Foehn or Föhn wind – dry warm down slop wind leeward side.

Wave effect known as standing wave may repeat from hills.

Rotor effect – sudden or sharp drops on a leeward side can cause rotor effect resulting in spins, loss of control etc.

Wake turbulence – disturbed air left behind an aeroplane. Landing behind and aeroplane taking off, land as near the beginning of the runway as possible. Max distance and time between.
Landing behind another aeroplane landing, land beyond its touchdown point if possible, leave 2 min minimum.


Not a direct result of the sun! Sun heats the earth, the earth heats the air. The higher you go the colder it becomes as you move away from the heat source. Clouds act as insulators reducing warming but also reducing heat loss.

Measured in degrees C in UK and F in the USA.

Lapse Rate – Rate at which temperature drops with height.

Inversion – rate at which temperature increases with height, e.g. warm air moves over cold. Traps Fog and haze in.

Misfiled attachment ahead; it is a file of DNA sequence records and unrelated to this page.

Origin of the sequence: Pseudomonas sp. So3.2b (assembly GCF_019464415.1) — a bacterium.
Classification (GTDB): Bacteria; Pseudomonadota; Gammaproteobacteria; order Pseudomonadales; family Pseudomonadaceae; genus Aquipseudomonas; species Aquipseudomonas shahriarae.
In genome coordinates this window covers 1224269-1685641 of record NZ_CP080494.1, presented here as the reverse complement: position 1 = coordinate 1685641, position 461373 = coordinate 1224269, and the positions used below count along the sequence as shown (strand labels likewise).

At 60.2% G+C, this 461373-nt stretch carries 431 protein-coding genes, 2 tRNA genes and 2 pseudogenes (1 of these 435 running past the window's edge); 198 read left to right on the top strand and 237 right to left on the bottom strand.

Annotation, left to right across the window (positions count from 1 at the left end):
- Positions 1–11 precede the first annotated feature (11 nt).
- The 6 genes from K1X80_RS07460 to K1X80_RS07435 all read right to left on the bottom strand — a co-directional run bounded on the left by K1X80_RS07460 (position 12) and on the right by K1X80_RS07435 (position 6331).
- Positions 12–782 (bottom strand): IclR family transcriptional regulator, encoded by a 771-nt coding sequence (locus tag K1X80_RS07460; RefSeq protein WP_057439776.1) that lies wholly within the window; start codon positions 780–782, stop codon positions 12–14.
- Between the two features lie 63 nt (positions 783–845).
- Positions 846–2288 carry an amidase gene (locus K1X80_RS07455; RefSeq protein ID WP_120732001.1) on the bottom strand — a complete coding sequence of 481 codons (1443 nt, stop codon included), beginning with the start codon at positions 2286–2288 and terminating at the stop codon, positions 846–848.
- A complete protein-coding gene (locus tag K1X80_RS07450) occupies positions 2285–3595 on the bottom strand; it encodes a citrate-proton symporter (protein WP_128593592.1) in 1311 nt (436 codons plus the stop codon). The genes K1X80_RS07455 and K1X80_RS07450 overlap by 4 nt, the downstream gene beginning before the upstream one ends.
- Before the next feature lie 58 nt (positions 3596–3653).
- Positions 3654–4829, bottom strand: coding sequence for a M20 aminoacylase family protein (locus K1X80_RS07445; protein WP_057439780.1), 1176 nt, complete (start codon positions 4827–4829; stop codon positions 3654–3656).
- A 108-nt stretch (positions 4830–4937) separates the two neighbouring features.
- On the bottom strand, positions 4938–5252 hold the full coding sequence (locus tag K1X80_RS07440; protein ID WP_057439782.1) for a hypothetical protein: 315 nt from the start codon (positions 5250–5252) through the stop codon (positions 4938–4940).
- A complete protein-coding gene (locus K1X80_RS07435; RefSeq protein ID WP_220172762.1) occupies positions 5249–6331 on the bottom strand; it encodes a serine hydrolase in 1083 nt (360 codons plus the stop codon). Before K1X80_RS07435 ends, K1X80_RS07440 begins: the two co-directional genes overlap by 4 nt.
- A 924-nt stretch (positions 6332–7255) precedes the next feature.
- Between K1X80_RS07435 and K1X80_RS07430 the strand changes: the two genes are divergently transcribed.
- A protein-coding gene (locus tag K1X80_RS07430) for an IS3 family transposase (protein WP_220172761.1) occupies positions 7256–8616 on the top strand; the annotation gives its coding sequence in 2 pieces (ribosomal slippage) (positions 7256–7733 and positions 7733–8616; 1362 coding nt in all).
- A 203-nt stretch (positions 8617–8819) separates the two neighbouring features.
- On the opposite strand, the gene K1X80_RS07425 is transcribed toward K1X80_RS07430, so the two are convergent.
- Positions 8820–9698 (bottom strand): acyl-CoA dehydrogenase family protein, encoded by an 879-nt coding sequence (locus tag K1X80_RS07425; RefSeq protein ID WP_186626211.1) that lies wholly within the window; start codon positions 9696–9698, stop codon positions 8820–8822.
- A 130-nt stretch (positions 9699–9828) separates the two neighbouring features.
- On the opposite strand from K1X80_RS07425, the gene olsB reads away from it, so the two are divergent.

Clouds and weather – only form in the Troposphere.

Layers – high to low, Stratosphere, Tropopause (line not belt), Troposphere, Earth.

Adiabatic Lapse rate – Adiabatic cooling effect, ascending air decrease in pressure causes a decrease in temperature. 

DALR – Dry Adiabatic Lapse Rate, 3°C per 1,000ft, dry air may contain moisture, but not yet condensed into cloud.

SALR – Wet or saturated Adiabatic Lapse Rate, 1.5°C per 1,000ft moister content has condensed into cloud up to 6,000ft then increases the same as DALR. The gas condensing uses up heat hence half the DALR rate.

Sea Breeze – land heats air more quickly and air rises, cool air from over the sea flows in to replace it, onshore breeze.

Relative humidity – % of the maximum amount of water vapour a given mass of air can hold, varies with temperature.

Cold air less water vapour.
100% humidity = saturated.

Dew point = Temperature air becomes saturated.
Cooling past the dew point causes condensation which is the formation of clouds, if at ground level it is fog or dew.